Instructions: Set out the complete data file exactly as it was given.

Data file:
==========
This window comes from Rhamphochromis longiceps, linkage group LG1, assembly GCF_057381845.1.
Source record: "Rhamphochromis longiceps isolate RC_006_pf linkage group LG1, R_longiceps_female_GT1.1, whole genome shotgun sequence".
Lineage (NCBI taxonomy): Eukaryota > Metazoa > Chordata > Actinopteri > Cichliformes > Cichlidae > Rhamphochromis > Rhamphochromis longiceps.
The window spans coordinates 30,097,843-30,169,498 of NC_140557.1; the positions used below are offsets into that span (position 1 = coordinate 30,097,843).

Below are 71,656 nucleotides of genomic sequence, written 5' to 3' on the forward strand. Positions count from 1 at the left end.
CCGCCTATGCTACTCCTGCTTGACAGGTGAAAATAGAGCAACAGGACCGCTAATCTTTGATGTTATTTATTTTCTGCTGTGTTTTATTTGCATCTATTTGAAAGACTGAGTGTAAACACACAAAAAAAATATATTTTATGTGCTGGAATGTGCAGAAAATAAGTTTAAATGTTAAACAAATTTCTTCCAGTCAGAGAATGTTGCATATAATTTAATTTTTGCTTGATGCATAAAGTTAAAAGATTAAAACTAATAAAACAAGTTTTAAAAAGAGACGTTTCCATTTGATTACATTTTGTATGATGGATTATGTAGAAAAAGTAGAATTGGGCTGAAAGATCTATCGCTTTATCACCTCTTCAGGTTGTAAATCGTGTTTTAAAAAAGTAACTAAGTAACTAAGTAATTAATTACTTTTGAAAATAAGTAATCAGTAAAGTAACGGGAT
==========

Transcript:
This window comes from Rhamphochromis longiceps, linkage group LG1, assembly GCF_057381845.1.
Source record: "Rhamphochromis longiceps isolate RC_006_pf linkage group LG1, R_longiceps_female_GT1.1, whole genome shotgun sequence".
Lineage (NCBI taxonomy): Eukaryota > Metazoa > Chordata > Actinopteri > Cichliformes > Cichlidae > Rhamphochromis > Rhamphochromis longiceps.
The window spans coordinates 30,097,843-30,169,498 of NC_140557.1; the positions used below are offsets into that span (position 1 = coordinate 30,097,843).

Below are 71,656 nucleotides of genomic sequence, written 5' to 3' on the forward strand. Positions count from 1 at the left end.
CCGCCTATGCTACTCCTGCTTGACAGGTGAAAATAGAGCAACAGGACCGCTAATCTTTGATGTTATTTATTTTCTGCTGTGTTTTATTTGCATCTATTTGAAAGACTGAGTGTAAACACACAAAAAAAATATATTTTATGTGCTGGAATGTGCAGAAAATAAGTTTAAATGTTAAACAAATTTCTTCCAGTCAGAGAATGTTGCATATAATTTAATTTTTGCTTGATGCATAAAGTTAAAAGATTAAAACTAATAAAACAAGTTTTAAAAAGAGACGTTTCCATTTGATTACATTTTGTATGATGGATTATGTAGAAAAAGTAGAATTGGGCTGAAAGATCTATCGCTTTATCACCTCTTCAGGTTGTAAATCGTGTTTTAAAAAAGTAACTAAGTAACTAAGTAATTAATTACTTTTGAAAATAAGTAATCAGTAAAGTAACGGGAT